The mainstream GPU demonstrated by AMD at CES this week is the first to employ a new process technology in years. But the long wait for a high-end desktop GPU based on 16nm FinFET transistors continues.
At CES this week AMD previewed its next graphics processor family–the first to employ a new process technology in five years. AMD also demonstrated a ‘mainstream’ Radeon GPU based on the new architecture meant to emphasize the new level of efficiency, or performance per watt, that the new products will deliver.
For now, AMD isn’t releasing many details on the new GPU architecture, known as Polaris, beyond the fact that it will be based on the company fourth-generation Graphics Core Next Architecture. In an interview Antal Tungler, a Senior PR Manager in AMD’s Radeon Technologies Group, said there were significant changes to the architecture in areas such as power management, cache management and the memory controllers.
Interestingly the Polaris GPU that AMD has been showing this week will use conventional graphics memory, or GDDR5, rather than the novel stacked High-Bandwidth Memory first used in AMD’s Fiji GPUs, the Radeon R9 Fury and R9 Fury X, and R9 Nano. This is most likely because HBM is still too costly to use in budget and mainstream GPUs, but there will be higher-end versions of Polaris that also use HBM. “We’re not giving up on HBM. It is actually the opposite,” Tungler said.
AMD has previously talked about some of the other features that will be supported in Polaris. These include DisplayPort 1.3, which offers 50 percent more bandwidth to support monitors with higher resolutions and refresh rates, and the latest version of HDMI, an area where it is playing catch-up with rival Nvidia. These features will also provide better support for AMD’s FreeSync variable refresh-rate technology and give the new hardware the ability to play high-dynamic range (HDR) movies. AMD also announced an improved Linux driver and plans to make many of its libraries available as open source.
But perhaps the most significant feature of Polaris is that it will be AMD’s first GPU to use smaller 3D FinFET transistors including Samsung /GlobalFoundries 14nm and TSMC 16nm. That’s because GPUs have been stuck using the same manufacturing recipe for years. The first 28nm GPU, AMD’s Radeon HD 7970, rolled out in late 2011, so by the time the first Polaris GPUs arrive in mid-2016 it will have been nearly five years on the same process. Both AMD and Nvidia skipped the disappointing 20nm planar process, which means the 14nm GPUs will have minimum features that are half the size of those on current chips.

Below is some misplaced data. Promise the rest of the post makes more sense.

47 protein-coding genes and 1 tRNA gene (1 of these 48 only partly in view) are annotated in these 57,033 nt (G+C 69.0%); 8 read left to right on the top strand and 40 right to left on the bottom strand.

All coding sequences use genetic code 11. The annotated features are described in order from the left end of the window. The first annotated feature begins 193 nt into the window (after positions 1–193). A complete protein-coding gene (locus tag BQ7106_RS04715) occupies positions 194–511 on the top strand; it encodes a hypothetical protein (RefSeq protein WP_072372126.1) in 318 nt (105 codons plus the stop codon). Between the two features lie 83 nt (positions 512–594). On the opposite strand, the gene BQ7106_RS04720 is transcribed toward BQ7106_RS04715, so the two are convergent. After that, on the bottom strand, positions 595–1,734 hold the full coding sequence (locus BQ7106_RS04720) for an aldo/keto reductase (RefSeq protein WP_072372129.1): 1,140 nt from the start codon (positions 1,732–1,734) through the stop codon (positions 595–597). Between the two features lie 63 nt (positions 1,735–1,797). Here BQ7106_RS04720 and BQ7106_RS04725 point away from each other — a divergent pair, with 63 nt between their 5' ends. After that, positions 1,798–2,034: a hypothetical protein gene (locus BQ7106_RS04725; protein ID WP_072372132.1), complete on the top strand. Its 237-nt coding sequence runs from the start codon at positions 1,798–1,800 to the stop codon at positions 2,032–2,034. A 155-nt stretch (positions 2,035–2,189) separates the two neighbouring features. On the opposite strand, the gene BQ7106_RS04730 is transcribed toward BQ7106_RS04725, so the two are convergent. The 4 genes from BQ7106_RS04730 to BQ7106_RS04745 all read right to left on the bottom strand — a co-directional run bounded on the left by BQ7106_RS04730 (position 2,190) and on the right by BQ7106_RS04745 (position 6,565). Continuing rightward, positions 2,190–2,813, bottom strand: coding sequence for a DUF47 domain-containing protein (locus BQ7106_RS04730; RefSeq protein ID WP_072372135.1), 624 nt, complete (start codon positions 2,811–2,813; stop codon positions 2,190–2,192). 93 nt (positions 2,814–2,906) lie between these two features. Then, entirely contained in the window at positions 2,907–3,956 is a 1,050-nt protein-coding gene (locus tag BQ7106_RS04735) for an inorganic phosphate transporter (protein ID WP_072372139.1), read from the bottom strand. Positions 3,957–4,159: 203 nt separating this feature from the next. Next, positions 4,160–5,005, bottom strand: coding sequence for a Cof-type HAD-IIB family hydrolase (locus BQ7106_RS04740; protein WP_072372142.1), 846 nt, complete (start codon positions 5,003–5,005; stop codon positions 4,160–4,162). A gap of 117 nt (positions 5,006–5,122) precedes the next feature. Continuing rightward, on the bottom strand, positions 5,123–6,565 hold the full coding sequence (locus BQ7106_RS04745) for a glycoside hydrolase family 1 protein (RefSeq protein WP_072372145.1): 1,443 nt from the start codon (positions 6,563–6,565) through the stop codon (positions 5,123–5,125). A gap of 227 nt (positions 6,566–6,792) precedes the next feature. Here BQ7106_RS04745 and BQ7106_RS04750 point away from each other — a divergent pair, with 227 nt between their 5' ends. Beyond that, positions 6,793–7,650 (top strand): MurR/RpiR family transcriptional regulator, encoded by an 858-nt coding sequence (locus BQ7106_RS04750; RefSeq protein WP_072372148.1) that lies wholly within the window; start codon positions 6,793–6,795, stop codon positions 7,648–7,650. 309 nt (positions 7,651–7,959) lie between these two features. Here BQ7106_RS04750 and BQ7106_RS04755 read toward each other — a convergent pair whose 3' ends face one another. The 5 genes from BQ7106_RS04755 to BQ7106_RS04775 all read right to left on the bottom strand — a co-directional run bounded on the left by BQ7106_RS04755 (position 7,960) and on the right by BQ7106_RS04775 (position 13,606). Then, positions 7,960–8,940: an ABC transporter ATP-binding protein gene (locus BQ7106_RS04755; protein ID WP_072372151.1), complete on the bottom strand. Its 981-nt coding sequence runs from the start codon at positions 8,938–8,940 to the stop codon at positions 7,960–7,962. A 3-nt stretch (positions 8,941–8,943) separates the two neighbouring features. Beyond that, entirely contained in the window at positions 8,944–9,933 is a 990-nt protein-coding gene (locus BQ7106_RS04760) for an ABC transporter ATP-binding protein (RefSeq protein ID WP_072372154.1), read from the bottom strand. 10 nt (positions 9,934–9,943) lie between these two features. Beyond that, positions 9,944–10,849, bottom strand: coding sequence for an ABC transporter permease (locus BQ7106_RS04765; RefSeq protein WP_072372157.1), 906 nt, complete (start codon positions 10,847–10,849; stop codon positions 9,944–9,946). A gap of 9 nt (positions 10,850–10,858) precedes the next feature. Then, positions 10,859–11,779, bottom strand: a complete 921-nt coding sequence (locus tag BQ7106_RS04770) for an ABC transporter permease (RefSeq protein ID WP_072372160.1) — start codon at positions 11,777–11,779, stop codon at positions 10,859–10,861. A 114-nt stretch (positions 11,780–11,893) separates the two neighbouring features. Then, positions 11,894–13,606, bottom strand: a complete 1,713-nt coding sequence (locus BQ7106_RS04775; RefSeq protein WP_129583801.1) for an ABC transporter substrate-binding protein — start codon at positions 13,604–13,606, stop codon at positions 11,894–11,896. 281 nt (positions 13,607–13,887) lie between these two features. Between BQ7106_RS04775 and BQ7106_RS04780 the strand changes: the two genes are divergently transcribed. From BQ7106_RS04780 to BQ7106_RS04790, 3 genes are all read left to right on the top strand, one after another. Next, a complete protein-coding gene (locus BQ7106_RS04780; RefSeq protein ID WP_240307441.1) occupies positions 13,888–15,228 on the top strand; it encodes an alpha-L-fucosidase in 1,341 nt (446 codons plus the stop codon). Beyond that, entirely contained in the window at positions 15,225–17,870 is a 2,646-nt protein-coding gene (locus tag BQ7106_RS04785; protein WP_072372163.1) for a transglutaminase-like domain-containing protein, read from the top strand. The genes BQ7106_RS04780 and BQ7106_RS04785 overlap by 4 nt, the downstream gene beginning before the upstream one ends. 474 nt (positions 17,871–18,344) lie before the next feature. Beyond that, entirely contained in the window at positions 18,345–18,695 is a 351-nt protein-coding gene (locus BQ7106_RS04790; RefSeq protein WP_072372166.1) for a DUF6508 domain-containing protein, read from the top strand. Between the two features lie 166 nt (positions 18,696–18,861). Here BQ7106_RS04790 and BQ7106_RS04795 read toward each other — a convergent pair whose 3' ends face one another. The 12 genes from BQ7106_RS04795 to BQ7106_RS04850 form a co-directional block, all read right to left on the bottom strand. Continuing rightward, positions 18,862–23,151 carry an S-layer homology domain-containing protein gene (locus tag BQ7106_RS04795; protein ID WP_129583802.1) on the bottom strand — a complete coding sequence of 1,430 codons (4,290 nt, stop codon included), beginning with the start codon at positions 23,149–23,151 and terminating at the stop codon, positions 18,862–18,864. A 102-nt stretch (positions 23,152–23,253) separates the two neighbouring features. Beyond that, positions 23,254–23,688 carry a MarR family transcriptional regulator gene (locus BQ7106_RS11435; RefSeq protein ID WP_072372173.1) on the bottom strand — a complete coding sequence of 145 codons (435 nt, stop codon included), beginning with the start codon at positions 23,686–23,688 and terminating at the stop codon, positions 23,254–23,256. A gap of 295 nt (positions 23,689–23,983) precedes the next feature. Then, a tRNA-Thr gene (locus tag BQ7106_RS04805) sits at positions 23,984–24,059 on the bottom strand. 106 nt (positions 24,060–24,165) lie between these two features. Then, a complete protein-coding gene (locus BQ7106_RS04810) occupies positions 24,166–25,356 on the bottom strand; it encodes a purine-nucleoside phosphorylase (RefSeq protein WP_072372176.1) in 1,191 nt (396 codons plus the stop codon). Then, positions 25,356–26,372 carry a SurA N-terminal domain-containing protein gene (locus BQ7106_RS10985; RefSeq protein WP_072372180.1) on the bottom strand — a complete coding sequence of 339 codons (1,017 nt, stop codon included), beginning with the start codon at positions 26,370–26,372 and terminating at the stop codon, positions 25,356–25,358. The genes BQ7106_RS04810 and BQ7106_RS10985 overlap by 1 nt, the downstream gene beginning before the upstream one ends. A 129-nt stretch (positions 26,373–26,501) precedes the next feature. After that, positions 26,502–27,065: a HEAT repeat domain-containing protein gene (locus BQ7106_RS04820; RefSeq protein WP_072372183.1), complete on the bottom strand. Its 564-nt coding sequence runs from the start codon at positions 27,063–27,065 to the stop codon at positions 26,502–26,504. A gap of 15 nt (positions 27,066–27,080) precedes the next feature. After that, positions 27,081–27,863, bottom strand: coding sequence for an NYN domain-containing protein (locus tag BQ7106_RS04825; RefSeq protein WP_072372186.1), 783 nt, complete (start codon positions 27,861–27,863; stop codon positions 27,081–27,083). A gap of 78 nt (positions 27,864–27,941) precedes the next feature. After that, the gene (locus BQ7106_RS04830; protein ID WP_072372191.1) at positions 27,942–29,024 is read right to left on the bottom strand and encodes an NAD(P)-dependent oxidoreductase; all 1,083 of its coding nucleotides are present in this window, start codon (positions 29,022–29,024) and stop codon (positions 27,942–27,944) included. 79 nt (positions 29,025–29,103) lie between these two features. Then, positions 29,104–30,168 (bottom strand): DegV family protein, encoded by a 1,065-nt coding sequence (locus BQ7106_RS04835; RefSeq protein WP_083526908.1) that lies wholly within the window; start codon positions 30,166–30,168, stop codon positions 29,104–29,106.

This combined with the better control of FinFETs transistors should deliver a big boost. To illustrate this, AMD said that its early GPU delivers the same gaming performance (60 frames per second) as Nvidia’s 28nm GeForce GTX 950–available in $160 to $200 cards–while using only about 60 percent of the power. While Full HD gaming at medium-quality settings isn’t likely to excite may desktop gamers, it does mean that AMD can use the new process technology to squeeze faster 3D graphics into smaller systems such as all-in-ones and ultra-thin laptops.
AMD isn’t saying what kind of performance we can expect in a high-end GPU from the combination of the new Polaris architecture, 14nm FinFET transistors and faster HBM. Similarly Nvidia did not announce a new high-end GPU. In its CES press conference it focused exclusively on automotive technology and barely mentioned GeForce–let alone a 16nm desktop GPU (the Drive PX 2 module for cars will use two 16nm Pascal GPUs). Perhaps Nvidia is saving it for its GPU Technology Conference in April. For now the long wait for high-end GPUs using the most advanced process technology continues.